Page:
Let’s be clear, right from the beginning, this isn’t a fluff story. There may be some warm fuzzies involved (that’s up to you) but there are no big-eyed kittens or elaborate holiday fables that are dripping in sweetness. This is better. Sure, there’s some talk of coffee (what could be wrong with that?), but coffee is just the delivery mechanism for something even better: doing good doesn’t have to be hard… in fact it can be as easy as offering a warm drink to another human being.
The holidays are a crazy season for most. There’s a certain high-octane vibe to December and it’s easy to get caught up in the press of crowds and mob scenes (literally) for super-duper-killer-deals. The crazed hunt for gifts coupled with a dose of stress (both physical and mental) from all those gatherings and merriment can overwhelm the simple backbone of what it’s supposed to be about: doing good for others, spending time with loved ones, and maybe even contemplating what’s most important in that life you’re living. It’s easy to see how doing more or finding ways to ‘do good’ might seem overwhelming, but here’s the deal… giving hope and joy can be SIMPLE.
Perhaps you’ve heard the recent stories of ‘layaway angels’? If you haven’t, here’s the gist: in the past month quite a few individuals have been swooping in and paying the majority of layaway purchases for strangers (most of them for kid’s items and many were about to be reclaimed by the store). It’s a moving story (click here to see the news clip) and so far over $412,000 has been given to cover 1,000+ Kmart layaway accounts. Of course, not everyone can afford that kind of generosity, but there are no price rules to giving.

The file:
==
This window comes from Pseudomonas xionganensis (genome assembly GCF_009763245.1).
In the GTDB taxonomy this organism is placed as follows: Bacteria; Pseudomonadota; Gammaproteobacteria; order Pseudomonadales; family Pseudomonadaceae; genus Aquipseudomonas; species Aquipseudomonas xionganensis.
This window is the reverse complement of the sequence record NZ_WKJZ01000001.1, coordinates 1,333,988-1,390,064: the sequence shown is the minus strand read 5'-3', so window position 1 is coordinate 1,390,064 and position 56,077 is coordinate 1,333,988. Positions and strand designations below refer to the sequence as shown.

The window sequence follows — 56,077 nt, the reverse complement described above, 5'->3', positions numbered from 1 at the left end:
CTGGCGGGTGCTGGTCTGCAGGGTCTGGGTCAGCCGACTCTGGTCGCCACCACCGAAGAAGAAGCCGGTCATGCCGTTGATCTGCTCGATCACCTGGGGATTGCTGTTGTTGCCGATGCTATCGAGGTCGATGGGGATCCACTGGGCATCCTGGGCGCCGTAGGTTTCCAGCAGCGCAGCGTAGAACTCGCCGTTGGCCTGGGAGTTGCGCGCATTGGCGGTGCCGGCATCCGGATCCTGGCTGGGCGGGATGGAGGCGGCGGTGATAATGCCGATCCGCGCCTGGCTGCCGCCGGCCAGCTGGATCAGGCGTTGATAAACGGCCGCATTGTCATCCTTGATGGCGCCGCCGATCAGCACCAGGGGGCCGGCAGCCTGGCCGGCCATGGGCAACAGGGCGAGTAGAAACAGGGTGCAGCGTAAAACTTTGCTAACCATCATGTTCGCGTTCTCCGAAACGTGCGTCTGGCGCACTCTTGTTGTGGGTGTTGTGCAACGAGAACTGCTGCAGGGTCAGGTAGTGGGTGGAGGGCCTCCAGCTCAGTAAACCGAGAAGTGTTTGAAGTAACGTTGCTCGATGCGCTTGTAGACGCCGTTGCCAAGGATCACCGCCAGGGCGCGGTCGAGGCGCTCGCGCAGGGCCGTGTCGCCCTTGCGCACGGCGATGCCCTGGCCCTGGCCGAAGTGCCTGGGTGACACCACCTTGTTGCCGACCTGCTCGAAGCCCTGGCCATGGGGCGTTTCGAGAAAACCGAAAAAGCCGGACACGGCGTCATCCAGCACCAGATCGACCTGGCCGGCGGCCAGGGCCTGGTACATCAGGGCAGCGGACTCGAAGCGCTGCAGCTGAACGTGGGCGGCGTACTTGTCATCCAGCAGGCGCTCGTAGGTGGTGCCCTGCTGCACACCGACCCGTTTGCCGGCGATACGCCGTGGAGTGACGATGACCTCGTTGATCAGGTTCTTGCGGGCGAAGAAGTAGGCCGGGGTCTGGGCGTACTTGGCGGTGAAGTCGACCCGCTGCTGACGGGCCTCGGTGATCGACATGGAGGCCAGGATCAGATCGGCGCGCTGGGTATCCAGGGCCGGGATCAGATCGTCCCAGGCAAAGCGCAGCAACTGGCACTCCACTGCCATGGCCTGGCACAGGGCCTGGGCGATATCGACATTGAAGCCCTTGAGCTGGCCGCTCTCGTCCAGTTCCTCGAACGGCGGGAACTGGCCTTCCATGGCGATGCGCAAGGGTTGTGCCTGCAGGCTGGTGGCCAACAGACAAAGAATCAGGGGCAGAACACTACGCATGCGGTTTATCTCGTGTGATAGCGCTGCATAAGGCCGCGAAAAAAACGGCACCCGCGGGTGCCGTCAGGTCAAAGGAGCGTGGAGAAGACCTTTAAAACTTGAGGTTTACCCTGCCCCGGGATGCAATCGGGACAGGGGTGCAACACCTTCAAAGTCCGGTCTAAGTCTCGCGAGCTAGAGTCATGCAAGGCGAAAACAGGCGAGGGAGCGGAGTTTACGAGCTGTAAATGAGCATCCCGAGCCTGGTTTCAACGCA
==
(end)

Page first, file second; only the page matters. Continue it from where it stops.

Everyone’s heard the stories of strangers ‘paying it forward’ and covering other people’s meal or drink costs. It’s such an easy gesture and is bound to brighten the day of whomever it benefits.. and that has to trickle outward. Things like that tend to spread in one form or another; in fact, sometimes it even gets viral. In 2007, one woman in Marysville, Washington made a habit of paying for the person behind her in line… Her goal was to create an act of kindness that grew. The story goes, that at this one Starbucks store her efforts led to over 800 customers paying for someone else’s drink. And any money that was left over in this generosity wave went in to a donation fund for worthy causes.
Not too shabby…
Giving can also be a ritual, or a sort of touchstone in the memory of others, that helps the giver to keep their footing and simultaneously spread a dose of joy for themselves and others. Recently a great story surfaced about Dan Dewey (of Pontaiac, Michigan). Dan used to take his father in for chemotherapy treatments. On every visit, Dan would also hit the local Starbucks and get his father his favorite drink. Dan’s dad asked him to keep the tradition alive and help other people feel special and cared for at the chemo unit. And so, every Thursday morning Dan goes the chemo center, takes orders and then brings back a bounty in specialty beverages.
It may seem like a small thing, but Dan’s delivery is a bright spot for a lot of people. He used to pay out of his own pocket, but these days he’s made a lot of friends waiting in line at Starbucks and the store actually started a special account for him called ‘Dan’s Coffee Run’ so other people can chip in, too. (See the original story from MSNBC here.)
Dan has kept his coffee run promise since 2007, long after his father passed away, but there’s nothing that says giving has to be focused on one group or a long term commitment. That’s the beauty of giving.
An act of kindness can be as simple as buying a hot drink or meal for someone who looks like they could use it. Giving can be random or precise, repeated or a one time gig. There are no rules. But be prepared for a little happiness and perhaps, if you aren’t careful, find the whole experience a bit addictive. That’s ok. There are actually studies out there that indicate that giving and thankfulness are really good for us (see my previous blog writeup about a great study here).
If you enjoy it, feel free to do more…